CHEYENNE, Wyo. (AP) — A Navajo Nation company may continue operating a coal mine for two more months amid ongoing negotiations over the terms of a state permit, Montana officials announced Tuesday in granting an extension that keeps about 300 miners at work.

The Montana Department of Environmental Quality and the Navajo Transitional Energy Company have been negotiating how the department might be able to take the company to court over any potential environmental violations at the Spring Creek mine near Decker, Montana.

Without a waiver of immunity, the state might not be able to successfully sue the tribe as a sovereign nation.

The two sides have agreed to a 65-day extension of an earlier interim waiver of sovereign immunity, department officials announced.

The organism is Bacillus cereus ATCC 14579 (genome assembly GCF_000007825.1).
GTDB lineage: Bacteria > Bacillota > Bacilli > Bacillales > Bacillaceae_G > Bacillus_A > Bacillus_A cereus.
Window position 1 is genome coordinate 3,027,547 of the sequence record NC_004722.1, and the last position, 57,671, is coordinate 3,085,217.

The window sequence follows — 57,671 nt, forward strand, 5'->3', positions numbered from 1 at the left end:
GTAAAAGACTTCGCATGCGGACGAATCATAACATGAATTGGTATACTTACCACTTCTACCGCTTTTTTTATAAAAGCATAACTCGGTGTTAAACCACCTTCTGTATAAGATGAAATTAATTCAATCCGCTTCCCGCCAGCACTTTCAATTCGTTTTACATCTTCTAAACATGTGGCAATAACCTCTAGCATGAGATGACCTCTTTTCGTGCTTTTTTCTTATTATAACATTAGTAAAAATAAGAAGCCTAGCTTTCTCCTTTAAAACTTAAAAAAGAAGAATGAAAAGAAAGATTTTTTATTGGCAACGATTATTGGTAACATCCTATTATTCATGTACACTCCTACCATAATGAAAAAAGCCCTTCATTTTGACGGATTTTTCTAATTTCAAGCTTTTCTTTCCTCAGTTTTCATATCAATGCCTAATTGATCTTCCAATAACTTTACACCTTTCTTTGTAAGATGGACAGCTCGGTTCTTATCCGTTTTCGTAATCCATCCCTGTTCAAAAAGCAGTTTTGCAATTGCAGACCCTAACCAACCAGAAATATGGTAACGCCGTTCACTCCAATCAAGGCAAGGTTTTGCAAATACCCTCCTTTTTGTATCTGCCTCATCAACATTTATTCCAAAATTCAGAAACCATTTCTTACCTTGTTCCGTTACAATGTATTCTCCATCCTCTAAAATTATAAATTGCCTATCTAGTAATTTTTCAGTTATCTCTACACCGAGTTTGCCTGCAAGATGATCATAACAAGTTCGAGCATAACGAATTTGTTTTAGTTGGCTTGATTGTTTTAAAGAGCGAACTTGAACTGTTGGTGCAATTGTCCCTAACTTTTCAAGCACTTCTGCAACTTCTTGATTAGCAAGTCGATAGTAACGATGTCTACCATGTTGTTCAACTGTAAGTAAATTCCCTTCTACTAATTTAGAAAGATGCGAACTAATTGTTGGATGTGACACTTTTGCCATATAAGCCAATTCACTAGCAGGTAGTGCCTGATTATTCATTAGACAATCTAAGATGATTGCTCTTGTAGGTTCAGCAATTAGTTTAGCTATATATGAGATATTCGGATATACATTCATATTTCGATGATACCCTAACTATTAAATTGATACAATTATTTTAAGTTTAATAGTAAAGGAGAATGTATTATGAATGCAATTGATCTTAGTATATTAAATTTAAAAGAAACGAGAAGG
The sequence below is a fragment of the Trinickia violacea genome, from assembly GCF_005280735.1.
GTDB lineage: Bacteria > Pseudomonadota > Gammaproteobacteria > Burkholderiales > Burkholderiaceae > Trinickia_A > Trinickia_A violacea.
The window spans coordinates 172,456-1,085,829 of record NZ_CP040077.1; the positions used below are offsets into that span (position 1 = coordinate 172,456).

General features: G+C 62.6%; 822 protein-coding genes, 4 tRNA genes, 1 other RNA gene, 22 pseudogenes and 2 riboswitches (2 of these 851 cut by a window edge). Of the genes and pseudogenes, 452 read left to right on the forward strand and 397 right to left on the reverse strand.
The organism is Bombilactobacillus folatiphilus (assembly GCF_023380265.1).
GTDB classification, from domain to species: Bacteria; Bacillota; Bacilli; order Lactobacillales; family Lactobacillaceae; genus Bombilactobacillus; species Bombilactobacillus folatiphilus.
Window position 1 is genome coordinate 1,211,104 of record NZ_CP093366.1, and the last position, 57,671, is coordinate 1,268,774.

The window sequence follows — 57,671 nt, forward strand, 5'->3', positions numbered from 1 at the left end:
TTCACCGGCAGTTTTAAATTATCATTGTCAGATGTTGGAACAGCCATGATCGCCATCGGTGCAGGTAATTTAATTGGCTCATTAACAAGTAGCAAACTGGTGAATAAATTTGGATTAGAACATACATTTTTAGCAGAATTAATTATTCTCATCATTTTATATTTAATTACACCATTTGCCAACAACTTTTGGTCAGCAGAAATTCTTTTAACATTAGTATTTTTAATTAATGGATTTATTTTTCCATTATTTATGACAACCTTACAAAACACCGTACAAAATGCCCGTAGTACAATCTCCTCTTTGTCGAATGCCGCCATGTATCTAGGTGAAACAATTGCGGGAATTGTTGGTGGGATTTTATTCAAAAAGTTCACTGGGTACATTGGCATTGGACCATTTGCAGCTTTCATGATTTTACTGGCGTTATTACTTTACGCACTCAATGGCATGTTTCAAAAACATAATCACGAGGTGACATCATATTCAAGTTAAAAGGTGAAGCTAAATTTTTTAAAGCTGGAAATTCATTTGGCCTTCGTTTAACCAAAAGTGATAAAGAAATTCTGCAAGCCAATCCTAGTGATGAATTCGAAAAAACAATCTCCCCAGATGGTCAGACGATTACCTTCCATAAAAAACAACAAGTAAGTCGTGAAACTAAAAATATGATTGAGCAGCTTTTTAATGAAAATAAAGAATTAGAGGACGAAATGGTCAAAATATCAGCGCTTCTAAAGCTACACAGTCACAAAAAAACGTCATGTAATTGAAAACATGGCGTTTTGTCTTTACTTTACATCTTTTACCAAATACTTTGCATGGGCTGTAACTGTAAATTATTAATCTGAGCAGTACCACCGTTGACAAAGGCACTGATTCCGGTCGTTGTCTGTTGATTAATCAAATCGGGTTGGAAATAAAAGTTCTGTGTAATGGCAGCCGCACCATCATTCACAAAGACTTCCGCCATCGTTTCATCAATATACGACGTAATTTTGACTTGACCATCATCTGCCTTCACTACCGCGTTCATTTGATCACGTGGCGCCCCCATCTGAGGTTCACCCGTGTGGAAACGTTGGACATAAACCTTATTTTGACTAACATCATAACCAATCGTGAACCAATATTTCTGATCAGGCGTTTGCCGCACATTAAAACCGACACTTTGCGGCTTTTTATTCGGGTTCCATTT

The company acquired Spring Creek, and the Antelope and Cordero Rojo mines in Wyoming, from Gillette-based Cloud Peak Energy in a 2019 bankruptcy sale. The purchase made the Navajo Transitional Energy Company the third-biggest U.S. coal company.

Eagle Butte closed for two days in late October after Montana officials refused to issue the company an operator permit, putting about 300 miners — most from nearby Wyoming — temporarily out of work. The department and company agreed to an interim waiver of sovereign immunity while they negotiated the permit terms.

The interim waiver was set to expire Wednesday. The extension will keep the mine from closing again while the two sides keep negotiating.